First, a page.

The Victorians were a funny lot. All that stuffiness covered up a lot of eccentricity and a little debauchery too. So it’s no wonder they made up a secret language using flowers and no words. Cheeky little flirtations were carried out under the nose of Mama and Papa without them noticing.
So, what was their Language of Flowers and why did it make flower-giving bloom… I mean, boom… during the Victorian era?
The Victorians found a rather sneaky way of saying how they felt and delivering messages that couldn’t be spoken aloud – rather crafty don’t you think? For example, as a sort of silent dialogue, flowers could be used to answer “yes” or “no” questions. A “yes” answer came in the form of flowers handed over with the right hand, if the left hand was used, the answer was “no.”
How flowers were presented and in what condition was also important. If the flowers were given upside down, then the idea being conveyed was the opposite of what was traditionally meant. How the ribbon was tied said something, too: Tied to the left, the flowers’ symbolism applied to the giver, whereas tied to the right, the sentiment was in reference to the recipient. And, of course, a wilted bouquet delivered an obvious message!
There is a language, little known,
Lovers claim it as their own.
Its symbols smile upon the land,
Wrought by nature’s wondrous hand;
And in their silent beauty speak,
Of life and joy, to those who seek
For Love Divine and sunny hours
In the language of the flowers.
–The Language of Flowers, London, 1875
But these flower missives weren’t just the preserve of eager lovers – they were used to communicate a variety of other emotions. For example, the use of garlic could insinuate that an evil force was at large, while the orange lily signified hatred.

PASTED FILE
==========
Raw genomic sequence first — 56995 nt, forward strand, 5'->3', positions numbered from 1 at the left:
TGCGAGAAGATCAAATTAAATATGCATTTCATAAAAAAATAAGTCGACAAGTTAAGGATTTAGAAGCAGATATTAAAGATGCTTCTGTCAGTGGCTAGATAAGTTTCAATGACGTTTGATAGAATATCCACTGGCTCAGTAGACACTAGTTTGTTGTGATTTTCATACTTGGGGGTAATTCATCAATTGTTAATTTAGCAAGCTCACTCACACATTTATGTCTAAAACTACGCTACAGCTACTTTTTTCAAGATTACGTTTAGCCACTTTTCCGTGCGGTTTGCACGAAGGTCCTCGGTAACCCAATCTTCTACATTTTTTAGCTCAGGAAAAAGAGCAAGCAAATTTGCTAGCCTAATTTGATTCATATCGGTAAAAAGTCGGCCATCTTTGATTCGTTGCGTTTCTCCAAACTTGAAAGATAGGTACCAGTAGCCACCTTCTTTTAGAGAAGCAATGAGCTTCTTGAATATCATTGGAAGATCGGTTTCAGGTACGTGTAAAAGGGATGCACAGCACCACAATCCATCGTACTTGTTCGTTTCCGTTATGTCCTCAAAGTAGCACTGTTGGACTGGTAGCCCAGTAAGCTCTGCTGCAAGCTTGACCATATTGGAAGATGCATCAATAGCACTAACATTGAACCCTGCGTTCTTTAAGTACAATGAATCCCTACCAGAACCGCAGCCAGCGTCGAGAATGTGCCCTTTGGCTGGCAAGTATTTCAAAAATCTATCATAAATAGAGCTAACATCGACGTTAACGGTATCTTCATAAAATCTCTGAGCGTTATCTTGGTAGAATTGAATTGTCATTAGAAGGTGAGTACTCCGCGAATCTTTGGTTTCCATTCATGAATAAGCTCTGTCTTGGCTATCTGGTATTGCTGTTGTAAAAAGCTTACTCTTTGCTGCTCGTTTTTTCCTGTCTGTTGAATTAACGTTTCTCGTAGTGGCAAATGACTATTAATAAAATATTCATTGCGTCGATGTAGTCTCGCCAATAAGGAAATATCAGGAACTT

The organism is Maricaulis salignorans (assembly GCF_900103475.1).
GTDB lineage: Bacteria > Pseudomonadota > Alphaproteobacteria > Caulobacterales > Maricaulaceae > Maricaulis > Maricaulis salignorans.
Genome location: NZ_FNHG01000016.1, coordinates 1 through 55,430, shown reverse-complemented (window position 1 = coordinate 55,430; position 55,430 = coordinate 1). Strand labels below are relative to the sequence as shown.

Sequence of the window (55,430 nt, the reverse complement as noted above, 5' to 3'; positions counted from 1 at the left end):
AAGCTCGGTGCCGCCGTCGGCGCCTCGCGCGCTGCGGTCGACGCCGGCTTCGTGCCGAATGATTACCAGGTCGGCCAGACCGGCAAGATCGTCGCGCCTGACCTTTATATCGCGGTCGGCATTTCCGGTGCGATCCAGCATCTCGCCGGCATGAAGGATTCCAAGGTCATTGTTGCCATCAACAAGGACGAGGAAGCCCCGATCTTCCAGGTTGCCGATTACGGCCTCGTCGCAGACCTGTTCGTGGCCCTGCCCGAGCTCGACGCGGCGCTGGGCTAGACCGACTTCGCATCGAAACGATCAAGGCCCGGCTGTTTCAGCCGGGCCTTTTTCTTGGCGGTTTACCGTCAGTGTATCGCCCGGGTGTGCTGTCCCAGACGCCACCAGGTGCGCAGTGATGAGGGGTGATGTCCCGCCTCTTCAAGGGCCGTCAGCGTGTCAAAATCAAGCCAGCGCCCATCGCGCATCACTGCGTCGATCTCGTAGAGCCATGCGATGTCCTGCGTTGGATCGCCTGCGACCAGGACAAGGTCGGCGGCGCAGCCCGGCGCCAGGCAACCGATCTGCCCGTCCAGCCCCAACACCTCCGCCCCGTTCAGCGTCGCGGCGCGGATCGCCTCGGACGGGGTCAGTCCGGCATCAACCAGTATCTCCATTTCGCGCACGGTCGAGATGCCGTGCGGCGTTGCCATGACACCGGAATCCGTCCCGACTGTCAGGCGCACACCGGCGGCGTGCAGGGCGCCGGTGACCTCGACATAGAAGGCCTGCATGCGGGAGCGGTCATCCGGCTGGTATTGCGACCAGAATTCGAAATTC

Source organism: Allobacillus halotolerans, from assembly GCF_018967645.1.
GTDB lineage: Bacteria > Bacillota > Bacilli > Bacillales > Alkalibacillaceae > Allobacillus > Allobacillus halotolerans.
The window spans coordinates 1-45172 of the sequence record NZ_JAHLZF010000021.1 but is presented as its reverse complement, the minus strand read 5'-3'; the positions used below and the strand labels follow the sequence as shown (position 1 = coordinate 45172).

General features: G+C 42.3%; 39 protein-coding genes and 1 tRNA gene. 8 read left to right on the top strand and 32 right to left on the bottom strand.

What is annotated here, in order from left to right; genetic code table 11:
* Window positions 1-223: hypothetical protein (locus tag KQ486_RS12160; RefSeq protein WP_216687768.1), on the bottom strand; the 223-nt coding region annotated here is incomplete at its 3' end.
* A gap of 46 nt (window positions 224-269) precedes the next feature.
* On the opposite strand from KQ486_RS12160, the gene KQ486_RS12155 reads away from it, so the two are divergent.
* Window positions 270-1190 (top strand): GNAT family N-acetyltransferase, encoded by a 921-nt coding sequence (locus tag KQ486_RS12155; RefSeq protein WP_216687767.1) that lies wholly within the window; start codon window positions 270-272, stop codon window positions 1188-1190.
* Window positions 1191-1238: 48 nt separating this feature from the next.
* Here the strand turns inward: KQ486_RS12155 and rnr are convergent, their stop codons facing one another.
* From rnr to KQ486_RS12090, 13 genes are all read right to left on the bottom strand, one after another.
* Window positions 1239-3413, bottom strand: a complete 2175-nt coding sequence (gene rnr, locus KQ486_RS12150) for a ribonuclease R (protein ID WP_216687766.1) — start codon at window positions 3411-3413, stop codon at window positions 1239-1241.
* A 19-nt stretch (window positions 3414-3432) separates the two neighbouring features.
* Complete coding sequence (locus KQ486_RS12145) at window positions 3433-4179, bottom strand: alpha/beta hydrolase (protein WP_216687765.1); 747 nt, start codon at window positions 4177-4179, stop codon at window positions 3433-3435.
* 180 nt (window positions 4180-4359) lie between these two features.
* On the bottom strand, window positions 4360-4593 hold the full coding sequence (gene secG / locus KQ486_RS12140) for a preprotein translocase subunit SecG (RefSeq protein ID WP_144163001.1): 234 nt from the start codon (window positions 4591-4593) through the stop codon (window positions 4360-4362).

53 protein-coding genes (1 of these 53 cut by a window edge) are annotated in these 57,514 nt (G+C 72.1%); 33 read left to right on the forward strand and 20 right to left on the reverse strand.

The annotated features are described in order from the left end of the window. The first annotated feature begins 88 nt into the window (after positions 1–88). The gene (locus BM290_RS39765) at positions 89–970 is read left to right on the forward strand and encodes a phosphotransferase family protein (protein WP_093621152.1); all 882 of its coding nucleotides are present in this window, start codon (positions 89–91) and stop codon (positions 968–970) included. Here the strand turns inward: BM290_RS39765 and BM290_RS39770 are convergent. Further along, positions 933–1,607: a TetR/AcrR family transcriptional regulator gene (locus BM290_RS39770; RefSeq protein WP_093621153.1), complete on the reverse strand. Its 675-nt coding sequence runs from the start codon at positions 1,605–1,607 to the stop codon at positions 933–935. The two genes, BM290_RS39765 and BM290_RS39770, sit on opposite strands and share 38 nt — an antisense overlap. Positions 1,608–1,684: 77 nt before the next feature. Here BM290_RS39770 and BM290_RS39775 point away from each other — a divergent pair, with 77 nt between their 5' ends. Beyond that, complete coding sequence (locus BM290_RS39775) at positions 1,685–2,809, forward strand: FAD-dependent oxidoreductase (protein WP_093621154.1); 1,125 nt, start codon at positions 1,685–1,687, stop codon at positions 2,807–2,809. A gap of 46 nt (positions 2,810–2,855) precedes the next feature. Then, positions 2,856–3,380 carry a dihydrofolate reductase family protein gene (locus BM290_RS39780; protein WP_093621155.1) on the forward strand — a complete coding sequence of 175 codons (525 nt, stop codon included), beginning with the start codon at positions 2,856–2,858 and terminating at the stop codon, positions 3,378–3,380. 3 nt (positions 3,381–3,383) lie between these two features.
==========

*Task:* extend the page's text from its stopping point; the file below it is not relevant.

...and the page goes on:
By combining certain flowers within a bouquet, the sender could even transmit an ironic message to the recipient. Imagine excitedly receiving a bunch, only to find you were on the wrong end of some full-on Victorian floral joke.
Not just the Victorians
Since long before red roses meant ‘I love you’ and a petrol station bouquet meant ‘sorry for forgetting your birthday’, people have invested in flowers with symbolic meaning. The symbolic language of flowers has been recognised for centuries in many countries throughout Europe and Asia. They even play a large role in William Shakespeare’s works. Mythologies, folklore, sonnets, and plays of the ancient Greeks, Romans, Egyptians, and Chinese are peppered with flower and plant symbolism, and for good reason.The ancient Greeks had a floral mythology, medieval healers saw magical qualities in flowers, and Henry VII’s Tudor rose emblem cleverly symbolised a united England by combining the white and red roses of the warring York and Lancaster houses.
Nearly every sentiment imaginable can be expressed with flowers. The orange blossom, for instance, means chastity, purity, and loveliness, while the red rose and chrysanthemum means “I love you.”
But it was the Victorians who took flower symbolism to the next level and turned it into the Language of Flowers. These days their meaning has been more or less forgotten but why not have a look at what each flower means in your Freddie’s box and make little posies to give to your friends. What secret message will you tell them?